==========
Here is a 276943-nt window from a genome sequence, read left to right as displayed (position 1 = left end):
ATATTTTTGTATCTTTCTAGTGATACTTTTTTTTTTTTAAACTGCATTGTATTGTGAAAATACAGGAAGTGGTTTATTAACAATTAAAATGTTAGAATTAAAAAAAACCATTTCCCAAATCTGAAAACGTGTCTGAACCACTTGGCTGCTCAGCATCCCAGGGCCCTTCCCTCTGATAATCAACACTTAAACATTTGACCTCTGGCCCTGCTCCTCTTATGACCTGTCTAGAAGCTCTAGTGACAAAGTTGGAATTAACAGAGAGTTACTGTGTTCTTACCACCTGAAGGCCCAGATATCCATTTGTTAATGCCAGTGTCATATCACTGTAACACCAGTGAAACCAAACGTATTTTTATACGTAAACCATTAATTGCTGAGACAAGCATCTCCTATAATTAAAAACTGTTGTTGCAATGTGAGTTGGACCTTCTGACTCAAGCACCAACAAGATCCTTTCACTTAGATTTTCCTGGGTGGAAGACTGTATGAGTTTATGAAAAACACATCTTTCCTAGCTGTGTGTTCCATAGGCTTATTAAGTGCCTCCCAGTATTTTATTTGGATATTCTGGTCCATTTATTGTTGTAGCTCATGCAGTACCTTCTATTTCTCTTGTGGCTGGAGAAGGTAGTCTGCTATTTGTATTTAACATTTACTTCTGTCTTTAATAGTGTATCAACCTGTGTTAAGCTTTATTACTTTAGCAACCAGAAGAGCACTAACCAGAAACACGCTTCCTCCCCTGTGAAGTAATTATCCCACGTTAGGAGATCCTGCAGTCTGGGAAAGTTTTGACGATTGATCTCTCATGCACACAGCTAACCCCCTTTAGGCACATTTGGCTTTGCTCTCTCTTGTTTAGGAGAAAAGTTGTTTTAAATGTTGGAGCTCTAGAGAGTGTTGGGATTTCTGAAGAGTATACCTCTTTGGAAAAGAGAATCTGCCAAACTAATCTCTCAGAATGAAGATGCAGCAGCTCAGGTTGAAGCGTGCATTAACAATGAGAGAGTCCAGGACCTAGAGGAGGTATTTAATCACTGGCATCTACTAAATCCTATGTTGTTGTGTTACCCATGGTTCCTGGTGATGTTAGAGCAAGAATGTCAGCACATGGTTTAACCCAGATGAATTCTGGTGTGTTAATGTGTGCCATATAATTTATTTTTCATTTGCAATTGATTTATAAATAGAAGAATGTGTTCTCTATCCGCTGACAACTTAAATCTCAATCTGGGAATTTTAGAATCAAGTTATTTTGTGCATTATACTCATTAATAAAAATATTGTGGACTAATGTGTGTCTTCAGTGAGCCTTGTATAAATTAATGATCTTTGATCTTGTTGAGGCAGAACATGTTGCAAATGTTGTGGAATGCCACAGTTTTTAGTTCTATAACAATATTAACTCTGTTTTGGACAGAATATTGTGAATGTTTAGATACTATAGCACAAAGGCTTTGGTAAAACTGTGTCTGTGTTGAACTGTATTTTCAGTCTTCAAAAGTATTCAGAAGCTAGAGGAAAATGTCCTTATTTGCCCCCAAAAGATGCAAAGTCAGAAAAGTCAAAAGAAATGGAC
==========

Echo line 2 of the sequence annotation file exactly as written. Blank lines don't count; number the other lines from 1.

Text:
ATATTTTTGTATCTTTCTAGTGATACTTTTTTTTTTTTAAACTGCATTGTATTGTGAAAATACAGGAAGTGGTTTATTAACAATTAAAATGTTAGAATTAAAAAAAACCATTTCCCAAATCTGAAAACGTGTCTGAACCACTTGGCTGCTCAGCATCCCAGGGCCCTTCCCTCTGATAATCAACACTTAAACATTTGACCTCTGGCCCTGCTCCTCTTATGACCTGTCTAGAAGCTCTAGTGACAAAGTTGGAATTAACAGAGAGTTACTGTGTTCTTACCACCTGAAGGCCCAGATATCCATTTGTTAATGCCAGTGTCATATCACTGTAACACCAGTGAAACCAAACGTATTTTTATACGTAAACCATTAATTGCTGAGACAAGCATCTCCTATAATTAAAAACTGTTGTTGCAATGTGAGTTGGACCTTCTGACTCAAGCACCAACAAGATCCTTTCACTTAGATTTTCCTGGGTGGAAGACTGTATGAGTTTATGAAAAACACATCTTTCCTAGCTGTGTGTTCCATAGGCTTATTAAGTGCCTCCCAGTATTTTATTTGGATATTCTGGTCCATTTATTGTTGTAGCTCATGCAGTACCTTCTATTTCTCTTGTGGCTGGAGAAGGTAGTCTGCTATTTGTATTTAACATTTACTTCTGTCTTTAATAGTGTATCAACCTGTGTTAAGCTTTATTACTTTAGCAACCAGAAGAGCACTAACCAGAAACACGCTTCCTCCCCTGTGAAGTAATTATCCCACGTTAGGAGATCCTGCAGTCTGGGAAAGTTTTGACGATTGATCTCTCATGCACACAGCTAACCCCCTTTAGGCACATTTGGCTTTGCTCTCTCTTGTTTAGGAGAAAAGTTGTTTTAAATGTTGGAGCTCTAGAGAGTGTTGGGATTTCTGAAGAGTATACCTCTTTGGAAAAGAGAATCTGCCAAACTAATCTCTCAGAATGAAGATGCAGCAGCTCAGGTTGAAGCGTGCATTAACAATGAGAGAGTCCAGGACCTAGAGGAGGTATTTAATCACTGGCATCTACTAAATCCTATGTTGTTGTGTTACCCATGGTTCCTGGTGATGTTAGAGCAAGAATGTCAGCACATGGTTTAACCCAGATGAATTCTGGTGTGTTAATGTGTGCCATATAATTTATTTTTCATTTGCAATTGATTTATAAATAGAAGAATGTGTTCTCTATCCGCTGACAACTTAAATCTCAATCTGGGAATTTTAGAATCAAGTTATTTTGTGCATTATACTCATTAATAAAAATATTGTGGACTAATGTGTGTCTTCAGTGAGCCTTGTATAAATTAATGATCTTTGATCTTGTTGAGGCAGAACATGTTGCAAATGTTGTGGAATGCCACAGTTTTTAGTTCTATAACAATATTAACTCTGTTTTGGACAGAATATTGTGAATGTTTAGATACTATAGCACAAAGGCTTTGGTAAAACTGTGTCTGTGTTGAACTGTATTTTCAGTCTTCAAAAGTATTCAGAAGCTAGAGGAAAATGTCCTTATTTGCCCCCAAAAGATGCAAAGTCAGAAAAGTCAAAAGAAATGGAC